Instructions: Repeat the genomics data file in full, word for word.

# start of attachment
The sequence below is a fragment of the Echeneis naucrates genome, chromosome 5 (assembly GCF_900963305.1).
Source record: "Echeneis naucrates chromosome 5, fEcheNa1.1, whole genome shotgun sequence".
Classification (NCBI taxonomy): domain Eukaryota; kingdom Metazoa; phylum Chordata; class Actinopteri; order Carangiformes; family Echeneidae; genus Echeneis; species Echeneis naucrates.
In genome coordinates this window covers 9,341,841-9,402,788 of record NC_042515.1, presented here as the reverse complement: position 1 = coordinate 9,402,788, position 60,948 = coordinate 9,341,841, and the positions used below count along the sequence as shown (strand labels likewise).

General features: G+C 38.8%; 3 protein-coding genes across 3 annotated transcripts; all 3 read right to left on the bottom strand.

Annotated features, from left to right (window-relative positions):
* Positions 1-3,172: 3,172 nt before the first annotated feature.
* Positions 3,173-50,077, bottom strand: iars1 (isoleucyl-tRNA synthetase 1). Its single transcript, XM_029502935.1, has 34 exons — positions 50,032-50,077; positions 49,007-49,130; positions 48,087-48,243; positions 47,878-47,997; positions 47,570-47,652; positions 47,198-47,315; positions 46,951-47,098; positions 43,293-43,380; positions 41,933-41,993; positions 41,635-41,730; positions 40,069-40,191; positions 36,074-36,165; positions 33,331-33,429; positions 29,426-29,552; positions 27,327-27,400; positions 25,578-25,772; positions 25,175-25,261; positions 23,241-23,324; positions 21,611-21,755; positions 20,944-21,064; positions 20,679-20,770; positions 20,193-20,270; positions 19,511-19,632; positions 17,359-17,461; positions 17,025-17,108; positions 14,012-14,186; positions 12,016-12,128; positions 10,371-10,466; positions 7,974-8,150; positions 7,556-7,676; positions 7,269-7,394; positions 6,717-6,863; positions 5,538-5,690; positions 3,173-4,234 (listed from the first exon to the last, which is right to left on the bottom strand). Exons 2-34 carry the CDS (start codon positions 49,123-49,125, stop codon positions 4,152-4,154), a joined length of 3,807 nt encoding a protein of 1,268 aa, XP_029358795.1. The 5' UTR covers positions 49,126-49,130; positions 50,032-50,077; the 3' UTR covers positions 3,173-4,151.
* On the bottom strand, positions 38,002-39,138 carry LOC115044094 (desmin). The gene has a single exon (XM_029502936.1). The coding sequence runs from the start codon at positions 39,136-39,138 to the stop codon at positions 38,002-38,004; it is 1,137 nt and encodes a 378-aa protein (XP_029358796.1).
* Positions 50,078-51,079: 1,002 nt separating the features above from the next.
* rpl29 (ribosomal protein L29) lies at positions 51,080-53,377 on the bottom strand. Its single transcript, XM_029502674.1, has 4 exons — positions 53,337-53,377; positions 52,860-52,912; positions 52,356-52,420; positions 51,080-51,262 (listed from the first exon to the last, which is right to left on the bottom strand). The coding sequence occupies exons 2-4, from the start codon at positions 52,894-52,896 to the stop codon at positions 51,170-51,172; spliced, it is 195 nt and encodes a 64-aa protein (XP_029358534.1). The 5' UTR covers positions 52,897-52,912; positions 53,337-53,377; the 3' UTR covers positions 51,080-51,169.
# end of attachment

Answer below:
The sequence below is a fragment of the Echeneis naucrates genome, chromosome 5 (assembly GCF_900963305.1).
Source record: "Echeneis naucrates chromosome 5, fEcheNa1.1, whole genome shotgun sequence".
Classification (NCBI taxonomy): domain Eukaryota; kingdom Metazoa; phylum Chordata; class Actinopteri; order Carangiformes; family Echeneidae; genus Echeneis; species Echeneis naucrates.
In genome coordinates this window covers 9,341,841-9,402,788 of record NC_042515.1, presented here as the reverse complement: position 1 = coordinate 9,402,788, position 60,948 = coordinate 9,341,841, and the positions used below count along the sequence as shown (strand labels likewise).

General features: G+C 38.8%; 3 protein-coding genes across 3 annotated transcripts; all 3 read right to left on the bottom strand.

Annotated features, from left to right (window-relative positions):
* Positions 1-3,172: 3,172 nt before the first annotated feature.
* Positions 3,173-50,077, bottom strand: iars1 (isoleucyl-tRNA synthetase 1). Its single transcript, XM_029502935.1, has 34 exons — positions 50,032-50,077; positions 49,007-49,130; positions 48,087-48,243; positions 47,878-47,997; positions 47,570-47,652; positions 47,198-47,315; positions 46,951-47,098; positions 43,293-43,380; positions 41,933-41,993; positions 41,635-41,730; positions 40,069-40,191; positions 36,074-36,165; positions 33,331-33,429; positions 29,426-29,552; positions 27,327-27,400; positions 25,578-25,772; positions 25,175-25,261; positions 23,241-23,324; positions 21,611-21,755; positions 20,944-21,064; positions 20,679-20,770; positions 20,193-20,270; positions 19,511-19,632; positions 17,359-17,461; positions 17,025-17,108; positions 14,012-14,186; positions 12,016-12,128; positions 10,371-10,466; positions 7,974-8,150; positions 7,556-7,676; positions 7,269-7,394; positions 6,717-6,863; positions 5,538-5,690; positions 3,173-4,234 (listed from the first exon to the last, which is right to left on the bottom strand). Exons 2-34 carry the CDS (start codon positions 49,123-49,125, stop codon positions 4,152-4,154), a joined length of 3,807 nt encoding a protein of 1,268 aa, XP_029358795.1. The 5' UTR covers positions 49,126-49,130; positions 50,032-50,077; the 3' UTR covers positions 3,173-4,151.
* On the bottom strand, positions 38,002-39,138 carry LOC115044094 (desmin). The gene has a single exon (XM_029502936.1). The coding sequence runs from the start codon at positions 39,136-39,138 to the stop codon at positions 38,002-38,004; it is 1,137 nt and encodes a 378-aa protein (XP_029358796.1).
* Positions 50,078-51,079: 1,002 nt separating the features above from the next.
* rpl29 (ribosomal protein L29) lies at positions 51,080-53,377 on the bottom strand. Its single transcript, XM_029502674.1, has 4 exons — positions 53,337-53,377; positions 52,860-52,912; positions 52,356-52,420; positions 51,080-51,262 (listed from the first exon to the last, which is right to left on the bottom strand). The coding sequence occupies exons 2-4, from the start codon at positions 52,894-52,896 to the stop codon at positions 51,170-51,172; spliced, it is 195 nt and encodes a 64-aa protein (XP_029358534.1). The 5' UTR covers positions 52,897-52,912; positions 53,337-53,377; the 3' UTR covers positions 51,080-51,169.